MONDAY-SUNDAY
December 3-9, 2001
volume 12, no. 159

The Germs of GIRM


Part Thirty-two: The devisive elements of the New Mass

    Paragraph 69 of GIRM reads as follows:
    "In the general intercessions or prayer of the faithful, the people, respond in some way to the Word of God which they have welcomed in faith, and exercising the office of their baptismal priesthood, offer prayers to God for the salvation of all."
Comment and Analysis:

    As noted in previous commentaries, the so-called "prayer of the faithful" is superfluous. It adds nothing to the faithful "exercising the office of their baptismal priesthood." Indeed, it has become in many instances yet another way for wordiness to transplant solemnity, especially when such petitions are opened up to the faithful for their own extemporaneous prayers (which goes on interminably in some instances during weekday Masses in one parish after another). Again, as I noted in an earlier commentary, all of the needs of the Church are contained in the Roman Canon. There is no need for the "prayer of the faithful," which has become a gigantic and time-consuming detraction in the celebration of the Mass.

    Paragraph 70 of GIRM reads as follows:

    "As a rule the sequence of intentions is to be: (a) for the needs of the Church; (b) for public authorities and the salvation of the whole world; (c) for those oppressed by any need; (d) for the local community. In particular celebrations, such as confirmations, marriages, or funerals, the series of intercessions may refer more specifically to the occasion."
Comment and Analysis:

    As noted in my analysis of Paragraph 69, the needs of the Church are contained in the Roman Canon, as well as in the Collects, Secrets, Communion, and Postcommunion prayers of the Traditional Latin Mass. Insofar as funerals and marriages are concerned, there is no need for prayers "tailored" for particular circumstances or people. The Dies Irae of a Requiem Mass in the Traditional Latin Mass is timeless. The solemn Nuptial Blessing, which Sharon was privileged to receive during our Nuptial Mass on June 7, was equally as timeless. The Mass must not be turned into a topical and idiosyncratic vessel. The Mass is timeless. Its focus is on Christ, and only on us as individuals in funeral Masses and Nuptial Masses who are in need of the graces He won for us by the shedding of His Most Precious Blood on the wood of the Holy Cross. Making the Mass a vessel for topicality and idiosyncracy detracts from its Christocentricity and from its timelessness.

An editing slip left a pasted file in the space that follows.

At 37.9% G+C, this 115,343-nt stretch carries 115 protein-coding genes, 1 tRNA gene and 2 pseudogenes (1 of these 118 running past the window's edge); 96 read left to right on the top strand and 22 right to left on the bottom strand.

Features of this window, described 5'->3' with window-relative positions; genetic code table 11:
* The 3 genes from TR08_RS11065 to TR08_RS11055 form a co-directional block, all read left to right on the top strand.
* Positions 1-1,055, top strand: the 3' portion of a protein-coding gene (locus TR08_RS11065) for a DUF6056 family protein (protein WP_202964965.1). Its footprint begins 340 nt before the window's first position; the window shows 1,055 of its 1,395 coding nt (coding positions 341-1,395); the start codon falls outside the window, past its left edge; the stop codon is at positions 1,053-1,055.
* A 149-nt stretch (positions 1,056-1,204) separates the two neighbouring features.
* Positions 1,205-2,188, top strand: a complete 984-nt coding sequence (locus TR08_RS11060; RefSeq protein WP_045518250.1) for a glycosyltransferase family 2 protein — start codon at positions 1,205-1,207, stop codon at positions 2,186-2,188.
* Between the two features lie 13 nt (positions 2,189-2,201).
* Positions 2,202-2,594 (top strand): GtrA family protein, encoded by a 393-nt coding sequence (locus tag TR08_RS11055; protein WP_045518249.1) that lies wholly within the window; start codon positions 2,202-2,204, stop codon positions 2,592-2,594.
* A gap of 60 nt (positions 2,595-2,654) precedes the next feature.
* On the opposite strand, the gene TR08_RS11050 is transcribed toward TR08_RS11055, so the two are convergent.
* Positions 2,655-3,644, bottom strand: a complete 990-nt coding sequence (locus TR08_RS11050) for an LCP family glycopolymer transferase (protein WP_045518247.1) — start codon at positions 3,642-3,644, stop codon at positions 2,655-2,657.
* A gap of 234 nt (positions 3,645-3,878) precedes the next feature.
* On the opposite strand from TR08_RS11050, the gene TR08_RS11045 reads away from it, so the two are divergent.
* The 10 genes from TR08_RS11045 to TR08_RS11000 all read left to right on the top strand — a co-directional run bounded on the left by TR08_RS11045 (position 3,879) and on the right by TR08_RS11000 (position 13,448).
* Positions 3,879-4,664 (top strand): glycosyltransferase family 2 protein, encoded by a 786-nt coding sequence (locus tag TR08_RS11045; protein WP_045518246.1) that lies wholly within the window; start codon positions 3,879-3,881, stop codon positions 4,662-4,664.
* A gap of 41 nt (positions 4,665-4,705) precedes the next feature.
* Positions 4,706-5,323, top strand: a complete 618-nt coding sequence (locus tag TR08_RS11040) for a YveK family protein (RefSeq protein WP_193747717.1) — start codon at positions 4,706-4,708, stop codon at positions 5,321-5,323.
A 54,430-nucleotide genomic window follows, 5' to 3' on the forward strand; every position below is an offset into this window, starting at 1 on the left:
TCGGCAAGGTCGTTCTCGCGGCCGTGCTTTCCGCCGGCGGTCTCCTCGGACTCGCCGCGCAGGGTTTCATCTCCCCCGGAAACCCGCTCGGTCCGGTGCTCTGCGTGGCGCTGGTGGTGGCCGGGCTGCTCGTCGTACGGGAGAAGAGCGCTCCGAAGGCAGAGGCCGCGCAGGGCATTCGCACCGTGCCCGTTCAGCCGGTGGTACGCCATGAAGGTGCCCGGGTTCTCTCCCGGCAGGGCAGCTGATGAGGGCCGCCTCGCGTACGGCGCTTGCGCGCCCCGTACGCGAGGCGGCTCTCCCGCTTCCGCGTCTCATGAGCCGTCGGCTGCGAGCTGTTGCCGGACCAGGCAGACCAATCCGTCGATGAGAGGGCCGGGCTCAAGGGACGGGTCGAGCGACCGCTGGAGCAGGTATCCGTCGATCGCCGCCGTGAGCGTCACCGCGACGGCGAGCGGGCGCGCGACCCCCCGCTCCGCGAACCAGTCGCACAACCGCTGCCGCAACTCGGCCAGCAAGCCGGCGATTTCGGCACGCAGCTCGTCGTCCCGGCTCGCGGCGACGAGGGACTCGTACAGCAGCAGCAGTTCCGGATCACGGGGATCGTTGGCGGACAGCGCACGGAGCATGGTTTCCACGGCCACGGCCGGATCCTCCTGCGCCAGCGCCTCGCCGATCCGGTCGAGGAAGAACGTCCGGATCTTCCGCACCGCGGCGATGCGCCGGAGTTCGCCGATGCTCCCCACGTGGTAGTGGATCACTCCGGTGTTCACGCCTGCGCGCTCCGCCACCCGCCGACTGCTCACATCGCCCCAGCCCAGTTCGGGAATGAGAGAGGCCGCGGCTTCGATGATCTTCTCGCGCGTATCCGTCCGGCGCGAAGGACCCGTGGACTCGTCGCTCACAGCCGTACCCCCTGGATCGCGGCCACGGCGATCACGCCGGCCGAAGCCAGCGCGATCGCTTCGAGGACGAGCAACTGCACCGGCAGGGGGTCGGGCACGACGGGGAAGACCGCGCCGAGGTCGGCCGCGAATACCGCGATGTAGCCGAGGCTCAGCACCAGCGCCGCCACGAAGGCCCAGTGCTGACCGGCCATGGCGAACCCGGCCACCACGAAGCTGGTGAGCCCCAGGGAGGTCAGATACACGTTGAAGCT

Paragraph 71 of GIRM reads as follows:

    "It is for the priest celebrant to direct the general intercessions from the chair. He himself introduces them with a brief remark by which he invites the faithful to pray. He also concludes them with a prayer. The intentions announced should be sober, with a discrete freedom and composed of few words, expressing the needs of the whole community. As a rule, the intentions are announced from the ambo or another suitable place, either by the deacon or the cantor, or even by a reader or a member of the lay faithful. Lastly, the people make their prayer standing, either by a response said together after each intercession, or by praying in silence."
Comment and Analysis:

    More stage directions. Move here, stand there. Be sober. This is sort of reminiscent of what happened when President Gerald Rudolph Ford, Jr., read a speech from a teleprompter in January 1975. Reading his address from the White House basement, Ford actually read the stage directions contained in the TelePrompter at one point: "Inflation has been a very serious, look into camera seriously and fold arms, problem. . . ." What does "discrete freedom" mean? How does one define "a few" words? Does "expressing the needs of the whole community" mean that every constituent group in a parish has to have representation in the prayers of the faithful? The very people who claim that the Traditional Latin Mass was "divisive" and "exclusive" wind up dividing parishes and dioceses during the Sacrifice of the Mass.

Thomas A. Droleskey, Ph.D.

Next Monday: Part Thirty-three: In the Novus Ordo the Offertory leaves little to offer!

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December 3-9, 2001
volume 12, no. 159
CHRIST or chaos
www.DailyCatholic.org
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